And here's a rendition of our C1000, you'll see over Stagg, but really from the key takeaways, market expansion, product development across high-growth segments, strong growth trends, gross margin. You can argue we're not growing fast enough, you can't argue we're not growing. You can argue our margin isn't improving fast enough, you can't argue we're not improving our margins. You can argue we need more distributors, but you can't argue we've gone from 20 to 95. So everything we're doing here is on the right path. You can have the question of whether we're going down the path fast enough, but the devil is always in the details.
And favorable outlook is based on key performance indicators. Again, besides Europe and economic factors, I want to go back to that slide and say, "Hey, besides everything else, you look at the macro, everything happening in the world, it's all supporting our technology, putting wind in our sails, which is important for long-term growth."
So with that, we'll move to the Q&A session.
Darren R. Jamison
So we've taken some ask-management questions that we're going to answer, anyway, here, shortly. So I thought I would go ahead and start with those. Last shareholder meeting, Capstone Management Board were under the belief the company would reach breakeven within the fiscal year. It did not, please explain what happened?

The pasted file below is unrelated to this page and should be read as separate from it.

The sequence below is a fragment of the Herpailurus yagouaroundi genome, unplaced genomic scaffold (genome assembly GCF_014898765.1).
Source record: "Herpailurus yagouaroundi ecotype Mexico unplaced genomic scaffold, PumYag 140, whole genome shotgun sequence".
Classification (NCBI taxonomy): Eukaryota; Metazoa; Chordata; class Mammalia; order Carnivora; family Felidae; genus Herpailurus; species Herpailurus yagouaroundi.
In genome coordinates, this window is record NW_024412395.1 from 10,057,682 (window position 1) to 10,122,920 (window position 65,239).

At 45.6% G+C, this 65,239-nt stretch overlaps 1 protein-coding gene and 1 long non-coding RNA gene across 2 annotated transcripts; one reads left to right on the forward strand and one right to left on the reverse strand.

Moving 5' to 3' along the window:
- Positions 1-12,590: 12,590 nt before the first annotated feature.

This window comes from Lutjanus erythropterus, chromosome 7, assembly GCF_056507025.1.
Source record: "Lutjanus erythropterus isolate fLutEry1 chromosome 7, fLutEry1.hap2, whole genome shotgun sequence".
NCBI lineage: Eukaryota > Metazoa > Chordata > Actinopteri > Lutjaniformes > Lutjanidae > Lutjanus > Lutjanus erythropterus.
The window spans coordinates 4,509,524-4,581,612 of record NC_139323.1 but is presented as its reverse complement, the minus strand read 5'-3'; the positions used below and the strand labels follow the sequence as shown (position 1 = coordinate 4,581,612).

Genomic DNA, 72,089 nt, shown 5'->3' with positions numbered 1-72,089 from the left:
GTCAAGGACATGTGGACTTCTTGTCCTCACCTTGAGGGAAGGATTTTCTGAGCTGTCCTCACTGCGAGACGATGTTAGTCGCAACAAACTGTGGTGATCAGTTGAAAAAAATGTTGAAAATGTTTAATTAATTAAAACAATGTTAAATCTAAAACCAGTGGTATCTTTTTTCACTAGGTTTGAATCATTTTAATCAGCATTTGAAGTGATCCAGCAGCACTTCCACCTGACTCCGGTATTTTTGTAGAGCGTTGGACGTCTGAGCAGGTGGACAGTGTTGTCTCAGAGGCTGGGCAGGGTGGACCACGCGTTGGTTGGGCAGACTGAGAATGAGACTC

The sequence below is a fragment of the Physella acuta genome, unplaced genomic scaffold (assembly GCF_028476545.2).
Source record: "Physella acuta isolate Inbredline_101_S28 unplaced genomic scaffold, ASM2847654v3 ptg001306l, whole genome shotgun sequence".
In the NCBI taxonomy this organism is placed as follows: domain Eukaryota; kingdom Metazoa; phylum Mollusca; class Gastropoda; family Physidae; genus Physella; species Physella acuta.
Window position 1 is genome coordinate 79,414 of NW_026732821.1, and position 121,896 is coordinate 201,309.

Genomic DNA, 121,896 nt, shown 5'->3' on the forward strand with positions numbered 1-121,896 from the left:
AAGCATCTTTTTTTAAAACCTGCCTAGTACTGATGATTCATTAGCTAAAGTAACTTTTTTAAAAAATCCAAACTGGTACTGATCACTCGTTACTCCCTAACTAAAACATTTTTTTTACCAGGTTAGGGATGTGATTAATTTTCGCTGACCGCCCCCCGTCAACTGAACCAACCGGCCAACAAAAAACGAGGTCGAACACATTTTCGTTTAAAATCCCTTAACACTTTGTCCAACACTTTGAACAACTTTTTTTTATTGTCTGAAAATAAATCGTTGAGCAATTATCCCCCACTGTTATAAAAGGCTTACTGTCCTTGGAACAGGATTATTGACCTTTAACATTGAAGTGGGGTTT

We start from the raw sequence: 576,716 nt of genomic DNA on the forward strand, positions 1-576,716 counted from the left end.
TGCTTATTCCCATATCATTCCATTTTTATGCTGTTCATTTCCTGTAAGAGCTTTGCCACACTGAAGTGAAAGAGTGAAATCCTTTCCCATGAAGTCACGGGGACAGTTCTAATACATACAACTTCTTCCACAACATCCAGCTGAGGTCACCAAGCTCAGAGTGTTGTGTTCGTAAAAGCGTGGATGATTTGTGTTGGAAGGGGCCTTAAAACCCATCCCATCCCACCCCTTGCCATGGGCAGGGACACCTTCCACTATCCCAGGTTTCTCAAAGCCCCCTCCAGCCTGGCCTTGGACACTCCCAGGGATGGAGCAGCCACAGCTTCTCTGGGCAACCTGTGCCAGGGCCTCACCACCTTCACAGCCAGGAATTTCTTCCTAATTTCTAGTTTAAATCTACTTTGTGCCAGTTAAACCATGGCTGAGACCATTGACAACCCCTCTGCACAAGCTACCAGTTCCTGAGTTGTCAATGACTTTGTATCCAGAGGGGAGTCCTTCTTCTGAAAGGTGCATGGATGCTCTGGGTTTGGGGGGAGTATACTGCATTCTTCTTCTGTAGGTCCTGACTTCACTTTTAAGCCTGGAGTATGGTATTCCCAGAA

Great point. Last year, we sit here and said we're going to be at EBITDA breakeven by the end of the year. We fully intended to have that happen. We fully intended Europe to be flat year-over-year, and it didn't happen. So I think that's, obviously, an issue for us. We have to make decisions on Europe going forward, for this year's plan. We feel that Europe is improving and that we're going see, not only the growth in the rest of the world, but also have Europe come back. If you look at Q4, we did $35 million in revenue. We threw off about $5 million in cash, over $5 million in gross margin. If you look at that from a cash basis, that gross margin is closer to $5.5 million. For our actual cash burn on a quarterly basis is up about $7.5 million. So we're about $2 million short on a cash basis of breakeven in Q4, which is our target to get breakeven by Q4. Well, if you look at $40 million in revenue, that we have the year before from Europe, the drop to $20 million, that $20 million of revenue we didn't get the year. $20 million revenue divided by 4 is roughly $5 million. Let's say, pick a number, 40% contribution rate, that's about $2 million. So I don't want to oversimplify it, I don't want to make excuses for our execution but the reality is had Europe been flat, we would've had more revenue, we'd have more contribution margin, we're going breakeven in Q4. And if you realize they look at our -- "Oh, your operating burn is $9 million a quarter, that's your operating expense." No, that's our operating expense from a GAAP basis, that's not operating expense from a cash basis. So we tie by getting to breakeven, we're talking about on a cash basis. Why are we so focused on breaking even on a cash basis? Because after we do that, we start generating cash. So not to say anything disparaging about accounting, but for us, cash is king. We want to generate cash, it's not about making the EPS, but the best is generating more cash as we can. As we generate more cash, obviously, any dilution opportunities go away or definitely get minimized and then we can look at doing more fun things. So there's a lot of things we could do with more cash for the business and obviously, continue to strength. So good question.